Christmas in Vienna

If you are lucky enough to be participating in the Vienna Advent Sing Festival, you will be able to experience the magic of wintertime in Vienna firsthand. The city transforms into a winter wonderland. Thousands of travelers head to Vienna to shop at the many Christmas markets, see the exquisite light displays, listen to Christmas concerts, and sample delicious holiday treats.

Here are Music Contact International’s recommendations for the best of Vienna during the advent season.

Vienna Christmas Markets: Christmas markets are an old tradition from the Middle Ages and remain a very popular destination in Vienna, becoming a bit more modern without losing their traditional touch. Vienna’s Christmas markets are open from mid-November until Christmas and will charm you with their small wooden huts, traditional handcrafts, modern souvenirs, Christmas music, colorful lights, sparkling decorations, and of course, local delicious food and warm drinks. I recommend visiting a few different markets because they are all unique. Here are some recommendations:

  • Christmas market at Schönbrunn Palace: Vienna has held the Christmas market in Schönbrunn Palace since 1993 and every year, about one million people visit the Palace to experience the real Christmas market atmosphere. About 80 booths, colorful decorations, and quality products make it an interesting Viennese attraction you shouldn’t skip.
  • Prater Winter Market: Under the motto, “Prater Rocks!” the winter market at Riesenradplatz in the famous Prater gardens offers an exciting program throughout the winter season. The market features all the usual vendors plus live music every Thursday, Friday and Saturday evenings. Take a ride on the Ferris wheel while you are there and get a great view of the city!
  • The Wiener Christkindlmarkt am Rathausplatz is located in front of the City Hall, and if you only have time for one market, visit this one. It showcases around 150 sales stands offering Christmas gifts and tree decorations, crafts, culinary delights, sweets and warm drinks.
  • The Christmas Market at Freyung is a little more genteel and traditional than the glitzier, larger markets, but it is the oldest of all the markets in Vienna, originating in 1772. The food stalls at this Christmas market are particularly good, serving up traditional cured and smoked meats and cheeses.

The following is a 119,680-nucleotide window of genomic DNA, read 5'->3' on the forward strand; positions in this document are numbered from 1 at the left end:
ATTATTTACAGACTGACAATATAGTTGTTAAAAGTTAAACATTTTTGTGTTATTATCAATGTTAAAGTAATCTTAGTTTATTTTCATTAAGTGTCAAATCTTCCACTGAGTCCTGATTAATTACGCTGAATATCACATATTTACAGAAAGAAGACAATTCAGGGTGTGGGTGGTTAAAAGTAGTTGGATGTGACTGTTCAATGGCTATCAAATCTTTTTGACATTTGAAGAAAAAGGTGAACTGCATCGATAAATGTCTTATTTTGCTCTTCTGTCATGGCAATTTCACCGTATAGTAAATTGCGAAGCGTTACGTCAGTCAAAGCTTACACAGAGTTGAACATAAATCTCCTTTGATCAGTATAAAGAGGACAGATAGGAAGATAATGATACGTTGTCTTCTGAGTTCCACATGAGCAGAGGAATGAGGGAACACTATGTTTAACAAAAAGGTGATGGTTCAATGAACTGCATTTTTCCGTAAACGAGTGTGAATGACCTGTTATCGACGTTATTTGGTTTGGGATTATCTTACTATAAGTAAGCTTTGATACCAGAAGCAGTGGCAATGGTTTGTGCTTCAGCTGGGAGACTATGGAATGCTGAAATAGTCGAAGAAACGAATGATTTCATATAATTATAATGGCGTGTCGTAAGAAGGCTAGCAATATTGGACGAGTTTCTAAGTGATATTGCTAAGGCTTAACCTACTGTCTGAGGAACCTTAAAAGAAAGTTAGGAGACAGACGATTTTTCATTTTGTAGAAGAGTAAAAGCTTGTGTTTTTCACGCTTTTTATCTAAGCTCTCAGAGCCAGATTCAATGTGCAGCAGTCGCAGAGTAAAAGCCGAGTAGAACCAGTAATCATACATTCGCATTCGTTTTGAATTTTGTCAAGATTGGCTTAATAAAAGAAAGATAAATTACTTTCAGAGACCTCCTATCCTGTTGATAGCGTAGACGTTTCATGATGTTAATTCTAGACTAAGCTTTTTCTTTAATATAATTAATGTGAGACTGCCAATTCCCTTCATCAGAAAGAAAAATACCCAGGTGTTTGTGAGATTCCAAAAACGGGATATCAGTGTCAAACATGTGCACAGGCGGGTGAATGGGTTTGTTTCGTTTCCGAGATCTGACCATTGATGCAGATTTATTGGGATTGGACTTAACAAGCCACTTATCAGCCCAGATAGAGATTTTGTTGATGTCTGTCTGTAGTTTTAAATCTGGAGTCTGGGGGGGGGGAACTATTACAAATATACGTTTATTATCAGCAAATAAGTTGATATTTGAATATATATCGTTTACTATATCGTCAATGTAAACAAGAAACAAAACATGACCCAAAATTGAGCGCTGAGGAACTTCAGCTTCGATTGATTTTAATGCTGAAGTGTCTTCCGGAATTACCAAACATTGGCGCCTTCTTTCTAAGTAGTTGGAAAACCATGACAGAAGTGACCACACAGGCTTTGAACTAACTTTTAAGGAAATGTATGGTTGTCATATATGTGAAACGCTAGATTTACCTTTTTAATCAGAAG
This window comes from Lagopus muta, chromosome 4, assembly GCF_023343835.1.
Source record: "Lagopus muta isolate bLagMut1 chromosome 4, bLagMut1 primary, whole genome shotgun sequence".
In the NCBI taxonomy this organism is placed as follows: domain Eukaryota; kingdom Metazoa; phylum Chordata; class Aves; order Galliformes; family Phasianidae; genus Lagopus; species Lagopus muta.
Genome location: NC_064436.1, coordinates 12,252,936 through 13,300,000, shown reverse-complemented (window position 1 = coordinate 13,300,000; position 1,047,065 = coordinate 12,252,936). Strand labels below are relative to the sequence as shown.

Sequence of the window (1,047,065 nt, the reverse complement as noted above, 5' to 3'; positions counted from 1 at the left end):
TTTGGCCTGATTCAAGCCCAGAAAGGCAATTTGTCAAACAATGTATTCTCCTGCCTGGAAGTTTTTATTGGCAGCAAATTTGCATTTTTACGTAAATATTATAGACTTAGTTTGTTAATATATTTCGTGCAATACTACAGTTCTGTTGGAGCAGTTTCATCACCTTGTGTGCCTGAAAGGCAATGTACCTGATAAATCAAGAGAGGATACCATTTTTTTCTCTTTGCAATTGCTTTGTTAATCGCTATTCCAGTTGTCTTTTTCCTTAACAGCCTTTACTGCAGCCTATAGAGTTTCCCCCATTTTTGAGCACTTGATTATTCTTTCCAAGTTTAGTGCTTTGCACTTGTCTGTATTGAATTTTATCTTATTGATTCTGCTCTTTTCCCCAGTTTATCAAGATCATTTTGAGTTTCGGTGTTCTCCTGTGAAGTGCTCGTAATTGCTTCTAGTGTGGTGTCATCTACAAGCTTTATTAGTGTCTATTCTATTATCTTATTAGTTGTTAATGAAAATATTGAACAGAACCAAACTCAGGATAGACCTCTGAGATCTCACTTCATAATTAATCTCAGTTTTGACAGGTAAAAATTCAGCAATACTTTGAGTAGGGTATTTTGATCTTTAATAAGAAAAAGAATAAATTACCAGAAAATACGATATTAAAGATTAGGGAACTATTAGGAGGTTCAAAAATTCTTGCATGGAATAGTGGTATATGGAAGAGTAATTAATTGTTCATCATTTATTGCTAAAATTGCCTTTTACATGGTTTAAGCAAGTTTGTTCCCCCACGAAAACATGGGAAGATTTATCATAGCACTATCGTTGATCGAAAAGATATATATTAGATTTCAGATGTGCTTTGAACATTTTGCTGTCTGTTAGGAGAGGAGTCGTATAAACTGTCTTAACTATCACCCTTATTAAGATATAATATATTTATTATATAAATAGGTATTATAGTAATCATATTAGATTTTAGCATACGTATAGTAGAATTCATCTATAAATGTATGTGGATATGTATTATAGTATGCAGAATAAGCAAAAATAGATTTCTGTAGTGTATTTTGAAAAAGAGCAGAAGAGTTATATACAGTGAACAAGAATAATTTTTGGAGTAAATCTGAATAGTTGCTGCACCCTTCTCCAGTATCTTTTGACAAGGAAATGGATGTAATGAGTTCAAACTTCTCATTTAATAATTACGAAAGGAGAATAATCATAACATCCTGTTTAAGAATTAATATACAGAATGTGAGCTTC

• The Belvedere Palace Christmas Market runs all the way up to Christmas Eve and is one of the newest and least commercial markets held across the city. This makes it a much more intimate affair than the bigger markets, such as the one outside the Rathaus. Held in front of the magnificent Belvedere Palace, there are stalls selling traditional handicraft items, Austrian food and drinks, and Christmas decorations, and don’t miss the wonderfully lit palace façade.
  • The Christmas Market at Karlsplatz is run by an association of arts and crafts professionals, and all of the items sold at the market have to pass a committee and all must be made by the actual seller, so you can be assured high quality goods. There are also traditional cakes, mulled wine and punch, live music, and a live nativity scene for children. All of this takes place in front of the Karlskirche, one of the finest Baroque churches in Europe.

Wiener Eistraum – Ice Skating: The Viennese adore ice skating in the wintertime. There are ice rinks set up across the city during the winter months, including in the gardens of the Wilhelminenberg Palace and in front of the Rathaus to host the “Ice Dream” event made up of skating and curling. Over the Christmas period, there is a 6,000 square meter ice rink set up between the Vienna Konzerthaus and the Inter-Continental Hotel The ice rink is very popular; you can hire ice-skates for a few euros and opt to take part in a lesson. Furthermore, if the city is experiencing an exceedingly frosty year, the river Danube freezes over, inviting throngs of skaters to glide onto the temporary natural ice rink.